My compliments to Jill Lieber on the excellent article about the Tampa Bay Bandits (Rebels With A Good Cause, June 3). It's a shame that many of the owners in the USFL did not adhere to the league concept John Bassett discussed. Things might have turned out better. As a believer since 1983, I can only pray that Bassett makes a full recovery and that Tampa will have Bandit Ball for many springs to come.
Guys like Donald J. Trump, John Bassett and all the other USFL owners make me see red. They are classic examples of men with too much money and time on their hands and not enough sense to refrain from throwing it all away on one massive ego trip.
In spring football, they are giving us a product that nobody wants, if one is to believe attendance and TV figures. They have rigged an artificial game, with only one or two pro-caliber players per team, by paying huge salaries that they cannot afford. They are not only bankrupting their own league but the game as a whole. I can't wait until the USFL folds and the talent flocks back to the NFL. Until then, please spare me from having to read about the Bogus Football League.
Coconut Grove, Fla.
There are, of course, many examples of fathers and sons who have played in the major leagues. However, I wonder if my fellow SI readers can cite a World Series whose participants fathered as many major-leaguers as members of the 1960 Pirates and Yankees did. Of the Pirates, Vernon Law's son Vance is with the Expos, Ducky Schofield's boy Dick is with the Angels and Bob Skinner's offspring Joel, now with the Triple A Buffalo Bisons, played in 43 games for the White Sox last year. And Dale Berra, Yogi's son, is following in his father's Yankee footsteps. I believe these three 1960 Pirates and one Yank may have produced a baby boom.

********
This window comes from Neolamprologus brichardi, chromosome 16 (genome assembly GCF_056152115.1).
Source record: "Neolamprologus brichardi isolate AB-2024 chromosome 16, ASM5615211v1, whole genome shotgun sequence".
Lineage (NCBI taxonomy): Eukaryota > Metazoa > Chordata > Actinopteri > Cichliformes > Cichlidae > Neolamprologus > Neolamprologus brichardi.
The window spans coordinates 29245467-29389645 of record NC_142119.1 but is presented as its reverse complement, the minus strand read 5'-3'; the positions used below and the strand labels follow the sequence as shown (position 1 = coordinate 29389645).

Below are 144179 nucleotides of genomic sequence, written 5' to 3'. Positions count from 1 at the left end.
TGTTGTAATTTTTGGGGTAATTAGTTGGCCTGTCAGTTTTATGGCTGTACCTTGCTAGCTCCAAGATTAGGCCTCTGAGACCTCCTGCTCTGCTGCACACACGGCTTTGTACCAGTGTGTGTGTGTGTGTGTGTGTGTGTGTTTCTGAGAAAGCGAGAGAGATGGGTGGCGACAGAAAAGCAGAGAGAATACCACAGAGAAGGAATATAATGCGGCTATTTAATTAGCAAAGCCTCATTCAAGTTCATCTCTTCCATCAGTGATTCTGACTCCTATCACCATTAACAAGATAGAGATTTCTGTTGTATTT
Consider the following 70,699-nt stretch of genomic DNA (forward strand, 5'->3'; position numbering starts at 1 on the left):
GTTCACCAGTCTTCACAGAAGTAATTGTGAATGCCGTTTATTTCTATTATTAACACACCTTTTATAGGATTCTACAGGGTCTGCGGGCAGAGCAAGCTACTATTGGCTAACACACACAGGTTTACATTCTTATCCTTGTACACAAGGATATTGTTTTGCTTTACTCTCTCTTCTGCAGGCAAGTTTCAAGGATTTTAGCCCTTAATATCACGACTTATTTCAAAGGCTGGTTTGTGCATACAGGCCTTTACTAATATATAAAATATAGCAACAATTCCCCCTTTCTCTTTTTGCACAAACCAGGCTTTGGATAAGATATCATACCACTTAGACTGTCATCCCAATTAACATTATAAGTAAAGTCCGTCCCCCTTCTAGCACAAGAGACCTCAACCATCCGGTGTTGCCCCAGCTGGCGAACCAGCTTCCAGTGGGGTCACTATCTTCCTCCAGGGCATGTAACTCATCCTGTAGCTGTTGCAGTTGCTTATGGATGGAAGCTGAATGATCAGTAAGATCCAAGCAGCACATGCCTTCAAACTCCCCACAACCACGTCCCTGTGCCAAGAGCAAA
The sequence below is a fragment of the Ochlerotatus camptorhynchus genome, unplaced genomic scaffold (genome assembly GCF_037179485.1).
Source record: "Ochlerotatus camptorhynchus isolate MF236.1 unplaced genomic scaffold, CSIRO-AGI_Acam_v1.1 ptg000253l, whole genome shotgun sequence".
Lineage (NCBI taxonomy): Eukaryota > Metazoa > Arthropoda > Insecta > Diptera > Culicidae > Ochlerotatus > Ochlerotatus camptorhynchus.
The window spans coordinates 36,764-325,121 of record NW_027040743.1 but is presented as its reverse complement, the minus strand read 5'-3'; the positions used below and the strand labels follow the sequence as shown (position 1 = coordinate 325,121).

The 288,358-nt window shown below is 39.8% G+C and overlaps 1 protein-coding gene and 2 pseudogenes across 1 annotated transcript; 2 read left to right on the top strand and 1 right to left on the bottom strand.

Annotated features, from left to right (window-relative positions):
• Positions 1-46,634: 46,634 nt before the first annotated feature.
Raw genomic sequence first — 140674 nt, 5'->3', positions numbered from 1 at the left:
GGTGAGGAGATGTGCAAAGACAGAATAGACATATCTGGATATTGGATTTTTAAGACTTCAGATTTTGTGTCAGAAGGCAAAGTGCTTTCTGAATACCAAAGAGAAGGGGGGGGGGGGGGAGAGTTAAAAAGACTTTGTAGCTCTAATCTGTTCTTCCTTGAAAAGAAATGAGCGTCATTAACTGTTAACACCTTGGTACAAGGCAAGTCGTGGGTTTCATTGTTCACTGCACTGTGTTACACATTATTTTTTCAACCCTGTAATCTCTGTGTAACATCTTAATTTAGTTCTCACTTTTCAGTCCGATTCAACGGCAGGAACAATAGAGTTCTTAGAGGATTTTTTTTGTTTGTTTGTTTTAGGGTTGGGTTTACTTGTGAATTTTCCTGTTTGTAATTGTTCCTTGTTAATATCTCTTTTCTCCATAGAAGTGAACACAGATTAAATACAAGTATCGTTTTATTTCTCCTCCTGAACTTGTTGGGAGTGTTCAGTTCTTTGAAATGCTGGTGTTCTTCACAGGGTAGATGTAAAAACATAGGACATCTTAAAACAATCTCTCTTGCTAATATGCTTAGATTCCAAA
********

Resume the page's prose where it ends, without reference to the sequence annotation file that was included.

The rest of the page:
I am an avid fan of ice hockey and watch the game as much as I possibly can. I've noticed that Wayne Gretzky always keeps the right side of his jersey tucked in behind his hip pad. I would greatly appreciate it if you could find out why The Great One does this. Is it simply a superstition or is there some logical reason for it?
? Gretzky began the practice when he was very small and his hockey jerseys were too big. Now, it's a matter of superstition. Gretzky even fastens the jersey under his right hip pad to be sure that it stays tucked in there.—ED.